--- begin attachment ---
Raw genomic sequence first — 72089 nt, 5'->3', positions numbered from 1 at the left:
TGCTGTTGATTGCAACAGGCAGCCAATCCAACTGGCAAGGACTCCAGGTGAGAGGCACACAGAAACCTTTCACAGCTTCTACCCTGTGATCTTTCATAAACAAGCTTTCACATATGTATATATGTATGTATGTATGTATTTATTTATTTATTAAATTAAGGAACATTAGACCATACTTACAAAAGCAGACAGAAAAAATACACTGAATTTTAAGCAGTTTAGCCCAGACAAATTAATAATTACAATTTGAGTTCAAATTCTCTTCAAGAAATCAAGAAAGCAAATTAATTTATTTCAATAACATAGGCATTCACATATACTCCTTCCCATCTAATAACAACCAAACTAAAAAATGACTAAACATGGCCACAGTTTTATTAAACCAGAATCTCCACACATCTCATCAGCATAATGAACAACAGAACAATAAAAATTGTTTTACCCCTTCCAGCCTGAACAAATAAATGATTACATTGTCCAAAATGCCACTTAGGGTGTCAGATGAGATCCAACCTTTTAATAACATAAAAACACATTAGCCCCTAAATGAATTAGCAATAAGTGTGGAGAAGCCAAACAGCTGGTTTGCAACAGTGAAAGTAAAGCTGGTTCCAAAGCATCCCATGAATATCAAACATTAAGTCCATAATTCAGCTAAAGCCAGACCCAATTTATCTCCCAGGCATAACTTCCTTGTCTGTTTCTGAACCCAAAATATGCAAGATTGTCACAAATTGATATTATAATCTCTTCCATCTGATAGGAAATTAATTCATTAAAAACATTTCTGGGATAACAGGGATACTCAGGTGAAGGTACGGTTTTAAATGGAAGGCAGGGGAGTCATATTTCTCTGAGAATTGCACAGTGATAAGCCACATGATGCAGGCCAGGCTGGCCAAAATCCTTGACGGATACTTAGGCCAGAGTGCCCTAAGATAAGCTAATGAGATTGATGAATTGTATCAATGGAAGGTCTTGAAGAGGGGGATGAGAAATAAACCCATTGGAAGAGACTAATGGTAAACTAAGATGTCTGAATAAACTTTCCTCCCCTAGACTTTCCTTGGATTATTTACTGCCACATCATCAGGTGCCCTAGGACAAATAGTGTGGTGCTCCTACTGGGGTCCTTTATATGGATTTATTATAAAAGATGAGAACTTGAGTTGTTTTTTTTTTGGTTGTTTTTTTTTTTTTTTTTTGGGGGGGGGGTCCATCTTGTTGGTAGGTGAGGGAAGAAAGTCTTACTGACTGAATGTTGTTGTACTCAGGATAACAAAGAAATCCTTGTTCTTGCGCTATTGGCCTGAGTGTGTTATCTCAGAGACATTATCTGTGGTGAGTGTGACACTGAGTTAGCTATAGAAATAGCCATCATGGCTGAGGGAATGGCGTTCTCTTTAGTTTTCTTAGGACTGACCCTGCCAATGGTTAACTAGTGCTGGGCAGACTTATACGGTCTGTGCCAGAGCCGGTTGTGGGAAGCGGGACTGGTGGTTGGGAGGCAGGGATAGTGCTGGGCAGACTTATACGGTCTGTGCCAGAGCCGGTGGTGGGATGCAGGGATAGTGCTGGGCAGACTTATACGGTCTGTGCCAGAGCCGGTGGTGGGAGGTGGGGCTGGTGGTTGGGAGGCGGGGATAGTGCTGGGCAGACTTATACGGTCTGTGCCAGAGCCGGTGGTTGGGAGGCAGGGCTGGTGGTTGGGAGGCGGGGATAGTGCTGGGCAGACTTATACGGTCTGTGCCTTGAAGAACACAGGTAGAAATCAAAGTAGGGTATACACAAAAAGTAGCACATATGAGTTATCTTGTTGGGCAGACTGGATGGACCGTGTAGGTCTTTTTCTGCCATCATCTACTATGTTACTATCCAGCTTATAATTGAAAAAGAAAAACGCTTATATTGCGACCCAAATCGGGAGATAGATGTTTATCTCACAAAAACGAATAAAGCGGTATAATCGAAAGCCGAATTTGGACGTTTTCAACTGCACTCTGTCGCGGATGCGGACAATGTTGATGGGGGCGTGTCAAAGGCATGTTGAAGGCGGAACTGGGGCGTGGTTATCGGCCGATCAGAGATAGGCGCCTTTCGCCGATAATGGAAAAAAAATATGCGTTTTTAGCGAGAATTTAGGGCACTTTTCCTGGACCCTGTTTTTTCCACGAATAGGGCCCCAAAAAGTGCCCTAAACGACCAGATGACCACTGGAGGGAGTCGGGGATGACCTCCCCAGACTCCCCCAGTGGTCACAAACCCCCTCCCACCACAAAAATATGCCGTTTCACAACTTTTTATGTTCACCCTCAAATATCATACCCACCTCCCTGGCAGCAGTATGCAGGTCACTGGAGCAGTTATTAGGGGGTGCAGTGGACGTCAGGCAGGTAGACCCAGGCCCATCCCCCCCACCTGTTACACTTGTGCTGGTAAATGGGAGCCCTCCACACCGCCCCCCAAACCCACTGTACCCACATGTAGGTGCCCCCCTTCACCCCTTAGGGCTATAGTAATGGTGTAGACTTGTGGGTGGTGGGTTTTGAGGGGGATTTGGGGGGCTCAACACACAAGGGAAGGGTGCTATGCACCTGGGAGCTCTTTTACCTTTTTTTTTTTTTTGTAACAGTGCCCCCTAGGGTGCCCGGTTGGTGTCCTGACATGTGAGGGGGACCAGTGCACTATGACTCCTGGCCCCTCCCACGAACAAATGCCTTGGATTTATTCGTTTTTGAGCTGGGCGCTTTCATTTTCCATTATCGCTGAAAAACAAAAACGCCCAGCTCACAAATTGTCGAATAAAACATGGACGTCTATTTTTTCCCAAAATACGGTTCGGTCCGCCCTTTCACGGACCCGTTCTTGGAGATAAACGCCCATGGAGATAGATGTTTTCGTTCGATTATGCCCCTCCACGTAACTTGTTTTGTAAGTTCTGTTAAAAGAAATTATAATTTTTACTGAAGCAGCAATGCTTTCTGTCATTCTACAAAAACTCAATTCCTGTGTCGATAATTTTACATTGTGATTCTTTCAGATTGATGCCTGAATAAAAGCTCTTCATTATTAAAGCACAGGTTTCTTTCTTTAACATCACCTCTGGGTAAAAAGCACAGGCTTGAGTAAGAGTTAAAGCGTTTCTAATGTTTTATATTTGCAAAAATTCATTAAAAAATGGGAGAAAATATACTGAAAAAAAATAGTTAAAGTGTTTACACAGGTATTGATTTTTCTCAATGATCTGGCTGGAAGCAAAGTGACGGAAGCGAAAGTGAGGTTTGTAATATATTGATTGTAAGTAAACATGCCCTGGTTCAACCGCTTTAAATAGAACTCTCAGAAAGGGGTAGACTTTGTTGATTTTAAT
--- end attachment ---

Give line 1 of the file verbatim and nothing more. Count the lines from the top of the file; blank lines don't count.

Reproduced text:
Raw genomic sequence first — 72089 nt, 5'->3', positions numbered from 1 at the left: